• Kristina Mulligan

The Fixer

I am a fixer. By nature, by design, in all ways, I am a helper – even my Enneagram says so. I always have been.

In the beginning of all of this, sitting in labor + delivery with my barely-there baby bump, my first instinct was that I could fix it. I thought I could make it go away. I didn’t “fix” my infertility, but I investigated doctors, options, costs, procedures, and laid out a plan of action. I threw myself into research. That was my way of not only distracting myself, but making my soul feel less helpless. My body may have been broken (which is what I thought at the time), but my mind wasn’t. Laying in that hospital bed, though, was the first time in my life there was nothing I could do. My child, the one for which I hoped and wished that I would be blessed with for so long, was coming twelve weeks early. We were thrown into conversations about DNRs, transfusions, disabilities, and odds of survival. Before his first breath, we were making decisions regarding life and death. I couldn’t stop it. It was out of my hands.

Then Flynn was born. I saw his face and, in an instant, I loved him more than anything or anyone else in this world. I couldn’t change the situation and, even though my guilt tried to convince me otherwise, there was nothing I could do that I wasn’t doing already. I could, however, throw myself back into research and learn everything about prematurity and pre-term infants. Post-NICU discharge, I read every article, checked every book out of the library, learned every statistic, and saved every organization and non-profit website to my favorites list. Being a “preemie mom” became my thing. I owned it and I was good at it – whatever that means.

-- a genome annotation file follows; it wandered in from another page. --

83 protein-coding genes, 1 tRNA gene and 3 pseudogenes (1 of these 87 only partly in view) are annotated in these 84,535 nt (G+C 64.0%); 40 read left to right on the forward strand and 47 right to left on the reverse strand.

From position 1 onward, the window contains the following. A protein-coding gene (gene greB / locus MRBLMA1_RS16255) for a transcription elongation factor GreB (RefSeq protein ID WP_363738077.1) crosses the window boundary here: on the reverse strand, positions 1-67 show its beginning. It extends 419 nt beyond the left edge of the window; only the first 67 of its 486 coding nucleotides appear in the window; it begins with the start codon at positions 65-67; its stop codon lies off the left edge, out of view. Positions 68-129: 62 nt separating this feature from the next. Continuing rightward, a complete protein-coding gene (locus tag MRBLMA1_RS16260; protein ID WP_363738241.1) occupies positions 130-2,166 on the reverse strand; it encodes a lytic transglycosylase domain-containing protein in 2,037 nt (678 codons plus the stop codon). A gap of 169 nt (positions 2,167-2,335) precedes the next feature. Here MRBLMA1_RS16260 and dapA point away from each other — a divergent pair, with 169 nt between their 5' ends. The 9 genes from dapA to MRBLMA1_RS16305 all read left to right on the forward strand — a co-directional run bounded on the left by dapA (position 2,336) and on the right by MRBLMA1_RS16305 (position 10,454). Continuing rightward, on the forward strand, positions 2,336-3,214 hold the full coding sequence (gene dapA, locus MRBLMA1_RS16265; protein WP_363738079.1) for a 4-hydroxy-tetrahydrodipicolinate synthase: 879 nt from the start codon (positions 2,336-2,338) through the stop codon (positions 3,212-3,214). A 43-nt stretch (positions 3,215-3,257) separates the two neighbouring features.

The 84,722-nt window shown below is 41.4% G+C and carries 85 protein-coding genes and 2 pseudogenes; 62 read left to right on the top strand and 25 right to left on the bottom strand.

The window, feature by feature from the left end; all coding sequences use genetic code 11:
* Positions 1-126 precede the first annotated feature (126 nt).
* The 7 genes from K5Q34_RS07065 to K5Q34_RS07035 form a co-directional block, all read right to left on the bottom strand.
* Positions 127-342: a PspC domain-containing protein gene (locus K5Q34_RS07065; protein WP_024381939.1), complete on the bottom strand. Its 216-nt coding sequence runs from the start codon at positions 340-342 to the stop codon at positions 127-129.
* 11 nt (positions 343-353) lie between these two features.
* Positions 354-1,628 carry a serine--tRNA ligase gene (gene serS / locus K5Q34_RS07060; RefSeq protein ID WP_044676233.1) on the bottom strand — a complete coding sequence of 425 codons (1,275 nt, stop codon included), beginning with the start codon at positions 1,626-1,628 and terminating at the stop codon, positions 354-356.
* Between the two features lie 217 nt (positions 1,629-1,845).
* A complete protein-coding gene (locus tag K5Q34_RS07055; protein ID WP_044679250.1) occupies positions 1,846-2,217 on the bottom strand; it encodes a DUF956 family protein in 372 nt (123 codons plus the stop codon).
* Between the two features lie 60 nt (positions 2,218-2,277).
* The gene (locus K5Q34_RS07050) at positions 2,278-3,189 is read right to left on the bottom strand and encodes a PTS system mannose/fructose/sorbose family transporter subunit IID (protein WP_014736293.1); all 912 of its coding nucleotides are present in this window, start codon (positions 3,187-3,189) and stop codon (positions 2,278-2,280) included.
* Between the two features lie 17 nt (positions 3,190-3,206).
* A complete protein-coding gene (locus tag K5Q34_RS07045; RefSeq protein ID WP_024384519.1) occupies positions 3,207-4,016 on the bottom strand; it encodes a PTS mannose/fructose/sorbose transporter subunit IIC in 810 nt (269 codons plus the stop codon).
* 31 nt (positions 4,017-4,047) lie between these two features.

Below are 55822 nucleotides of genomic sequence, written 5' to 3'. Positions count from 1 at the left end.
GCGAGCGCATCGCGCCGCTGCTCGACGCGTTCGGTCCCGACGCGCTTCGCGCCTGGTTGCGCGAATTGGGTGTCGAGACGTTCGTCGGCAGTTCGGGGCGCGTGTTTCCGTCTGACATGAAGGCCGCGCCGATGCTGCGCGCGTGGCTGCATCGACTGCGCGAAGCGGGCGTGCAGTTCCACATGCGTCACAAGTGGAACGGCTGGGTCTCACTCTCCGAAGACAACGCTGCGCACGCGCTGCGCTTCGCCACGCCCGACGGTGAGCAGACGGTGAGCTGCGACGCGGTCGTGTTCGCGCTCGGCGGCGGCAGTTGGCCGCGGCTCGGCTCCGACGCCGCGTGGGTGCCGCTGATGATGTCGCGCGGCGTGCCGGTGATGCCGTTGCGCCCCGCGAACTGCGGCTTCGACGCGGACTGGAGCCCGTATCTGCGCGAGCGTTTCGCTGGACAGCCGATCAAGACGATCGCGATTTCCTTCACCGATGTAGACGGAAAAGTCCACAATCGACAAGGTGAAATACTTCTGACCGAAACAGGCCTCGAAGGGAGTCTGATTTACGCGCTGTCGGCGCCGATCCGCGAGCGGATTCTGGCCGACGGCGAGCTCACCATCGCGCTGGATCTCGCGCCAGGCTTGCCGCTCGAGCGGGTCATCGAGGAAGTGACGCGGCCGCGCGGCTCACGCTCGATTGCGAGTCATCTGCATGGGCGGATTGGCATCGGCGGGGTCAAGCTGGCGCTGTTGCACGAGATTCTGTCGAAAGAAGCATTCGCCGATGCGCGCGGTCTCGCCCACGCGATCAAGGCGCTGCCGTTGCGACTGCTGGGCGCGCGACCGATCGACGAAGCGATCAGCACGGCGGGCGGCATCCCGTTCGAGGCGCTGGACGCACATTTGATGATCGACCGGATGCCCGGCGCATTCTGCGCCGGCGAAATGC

Then came Flynn’s diagnosis of cerebral palsy and PVL…I had to start all over. I felt like I was knocked to the ground and kicked in the stomach. I had to fix this…

But you cannot fix what isn’t broken. And Flynn…he’s the farthest thing from damaged. He’s beautiful in every sense of the word. He’s kind-hearted. He’s determined. He’s stubborn. He’s fierce. He’s Flynn.

You know what did happen in all of this though? This life fixed me. This existence, you know, the one that I was so terrified of living? It showed me what it means to be better, to know more, to be who I was meant to be. I’m not sugar-coating the difficulties that each day carries or underestimating the weight of the burden I carry, but I do know that it’s worth it. There is no “cost” to this life, even though I often feel like I’m burning the candle at both ends, only reward.

You bet I’m trying to find my place and have a voice in the “Parents of Kids With CP” community. I’ll always be a fixer, it’s in my DNA. I can’t fix that part of me, ironically. Of course, any parent would give anything to take struggles away from their children. But, now I know what truly needs fixing: society needs fixing, not my sweet boy.

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